South No. 2 Kentucky: A lack of successful 3-point shooting could do in Kentucky. Tied into this is Malik Monk’s streaky shooting. De’Aaron Fox is Kentucky’s most valuable player. Monk is Kentucky’s most exciting player. If Monk goes cold, the only other guy to turn to from long-distance is senior forward Derek Willis. He and Monk are shooting 40 percent from 3. Mychal Mulder could be an option, but is not in the same category as Monk or Willis. Kentucky shoots 35 percent from distance. Not terrible, but in the bottom half of tournament teams.
West No. 2 Arizona: Freshmen panic. Lauri Markkanen has had an uneven past three weeks. He’s been a very good player, but for all he’s done, he wound up ninth in my year-ending freshman rankings. Kobi Simmons’ role has greatly diminished. Rawle Alkins has been nearly as good as advertised, so let’s see how they play on the big stage. It’s the only major question mark for the Wildcats. Arizona cannot win a title with these three playing as C-plus-level role players. That’s the biggest issue for Sean Miller. He’s got other experienced guys, but Markkanen has to have a big tournament if Arizona is to win it all.
Arizona needs Lauri Markkanen to come up big.
East No. 2 Duke: I look at Duke’s nutty season, and the biggest thing that will derail this team’s title hopes is if Luke Kennard’s role changes. That cannot happen. Jayson Tatum has played steadily improved, but Kennard is the most important player for this team. He has to remain involved as the tip of the spear. From there, Tatum and Grayson Allen can thrive in his wake. You change the chemistry, everything can fall apart. The Blue Devils — with only Amile Jefferson and Harry Giles (and Tatum, sometimes) inside — also could lose to a team that beats them on the defensive glass.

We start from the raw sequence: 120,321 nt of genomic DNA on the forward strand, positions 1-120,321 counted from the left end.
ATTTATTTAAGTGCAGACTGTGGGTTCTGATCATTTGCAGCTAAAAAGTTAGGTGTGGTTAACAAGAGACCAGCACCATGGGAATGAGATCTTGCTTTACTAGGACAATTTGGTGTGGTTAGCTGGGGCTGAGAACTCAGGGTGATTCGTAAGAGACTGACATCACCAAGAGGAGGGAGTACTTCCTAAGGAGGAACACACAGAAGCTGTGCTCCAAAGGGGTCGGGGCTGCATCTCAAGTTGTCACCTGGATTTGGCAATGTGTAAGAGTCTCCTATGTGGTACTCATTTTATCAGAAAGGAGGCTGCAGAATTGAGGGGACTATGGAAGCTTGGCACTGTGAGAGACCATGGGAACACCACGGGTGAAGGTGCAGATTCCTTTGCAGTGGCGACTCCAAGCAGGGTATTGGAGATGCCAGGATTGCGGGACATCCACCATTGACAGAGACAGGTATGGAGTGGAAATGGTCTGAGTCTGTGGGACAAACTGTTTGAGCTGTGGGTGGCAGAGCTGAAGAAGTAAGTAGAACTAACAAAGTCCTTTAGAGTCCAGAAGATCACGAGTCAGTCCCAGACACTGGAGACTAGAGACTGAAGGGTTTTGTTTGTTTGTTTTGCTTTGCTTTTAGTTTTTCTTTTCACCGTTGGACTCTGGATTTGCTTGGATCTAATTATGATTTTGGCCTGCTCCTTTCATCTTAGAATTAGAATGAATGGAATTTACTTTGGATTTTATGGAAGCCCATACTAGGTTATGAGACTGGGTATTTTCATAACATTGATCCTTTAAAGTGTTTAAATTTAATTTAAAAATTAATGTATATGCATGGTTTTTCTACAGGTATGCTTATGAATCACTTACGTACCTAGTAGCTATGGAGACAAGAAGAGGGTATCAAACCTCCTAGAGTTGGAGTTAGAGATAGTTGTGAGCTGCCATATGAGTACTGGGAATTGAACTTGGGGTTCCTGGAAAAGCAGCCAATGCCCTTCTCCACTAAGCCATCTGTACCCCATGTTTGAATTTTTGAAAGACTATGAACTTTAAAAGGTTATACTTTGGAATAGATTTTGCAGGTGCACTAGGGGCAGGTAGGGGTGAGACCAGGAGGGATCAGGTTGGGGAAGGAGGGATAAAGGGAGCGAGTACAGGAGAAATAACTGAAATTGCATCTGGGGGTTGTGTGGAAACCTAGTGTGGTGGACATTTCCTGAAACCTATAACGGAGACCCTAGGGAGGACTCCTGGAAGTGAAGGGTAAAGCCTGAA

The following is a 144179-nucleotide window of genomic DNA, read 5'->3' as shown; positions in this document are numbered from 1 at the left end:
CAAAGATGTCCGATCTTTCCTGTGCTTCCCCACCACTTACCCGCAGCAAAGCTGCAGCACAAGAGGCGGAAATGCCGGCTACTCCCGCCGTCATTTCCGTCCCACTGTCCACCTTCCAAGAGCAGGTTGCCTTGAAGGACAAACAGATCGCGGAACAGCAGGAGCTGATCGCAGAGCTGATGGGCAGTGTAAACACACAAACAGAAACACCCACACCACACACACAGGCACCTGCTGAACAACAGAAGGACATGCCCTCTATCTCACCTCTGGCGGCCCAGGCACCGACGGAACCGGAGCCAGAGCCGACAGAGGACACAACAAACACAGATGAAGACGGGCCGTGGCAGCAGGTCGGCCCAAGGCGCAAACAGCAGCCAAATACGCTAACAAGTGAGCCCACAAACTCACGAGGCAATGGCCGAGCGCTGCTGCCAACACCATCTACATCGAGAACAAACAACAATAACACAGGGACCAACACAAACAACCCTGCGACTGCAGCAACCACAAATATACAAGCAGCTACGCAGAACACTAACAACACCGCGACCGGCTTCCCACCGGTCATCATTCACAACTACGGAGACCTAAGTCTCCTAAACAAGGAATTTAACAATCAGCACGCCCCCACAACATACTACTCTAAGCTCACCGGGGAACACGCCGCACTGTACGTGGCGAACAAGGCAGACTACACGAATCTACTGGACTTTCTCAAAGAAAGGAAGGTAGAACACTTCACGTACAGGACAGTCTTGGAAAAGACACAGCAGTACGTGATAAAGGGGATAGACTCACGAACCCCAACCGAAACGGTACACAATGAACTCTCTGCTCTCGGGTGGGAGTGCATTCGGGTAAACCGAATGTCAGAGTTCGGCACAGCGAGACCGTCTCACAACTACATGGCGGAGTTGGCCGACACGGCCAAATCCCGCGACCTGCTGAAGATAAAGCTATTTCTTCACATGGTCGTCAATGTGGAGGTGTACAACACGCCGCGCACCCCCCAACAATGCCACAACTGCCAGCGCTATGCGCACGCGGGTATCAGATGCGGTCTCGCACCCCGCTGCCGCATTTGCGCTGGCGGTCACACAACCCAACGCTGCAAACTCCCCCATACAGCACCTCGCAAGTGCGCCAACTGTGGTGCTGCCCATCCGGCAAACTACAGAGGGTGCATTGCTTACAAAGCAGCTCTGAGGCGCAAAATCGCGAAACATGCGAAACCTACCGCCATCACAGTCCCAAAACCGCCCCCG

Midwest No. 2 Louisville: Free throws and foul trouble. The Cardinals shoot 68.5 percent from the line, which ranks 236th in the country. The Cardinals have six players who commit more than four fouls per 40 minutes. The defense is aggressive but you’ll die by a hundred knife stabs if you put your opponent on the line that much. Do that on top of missing free throws, and it’s a miserable way to go. It’s probably what will do in Louisville.
South No. 3 UCLA. Overall defense is the thing. UCLA ranks 78th in defensive efficiency at KenPom.com. No team has entered the tournament ranked worse than 40th in per-possession defense and won the title, so that’s a big gap. But UCLA also has a top-three offense, so the question is whether that offense compensates for the defense. The Bruins don’t turn you over. They play fast but it’s not because of transition points. UCLA’s style, historically, doesn’t keep its pace and success in the NCAAs. Let’s see if the Bruins can buck convention.
East No. 3 Baylor: The Bears have fallen on their face the past two tournaments, losing to Georgia State and Yale. But this once was the No. 1 team in the country with wins over Louisville, Oregon, Iowa State and West Virginia to name four. But unreliable point guard play hurts the Bears — the turnover rate is hideous. Baylor will give a game away. The Bears cough up the ball on 21 percent of their possessions, among the nation’s worst rates. The only team in the field with a worse turnover rate is New Orleans — a 16 seed.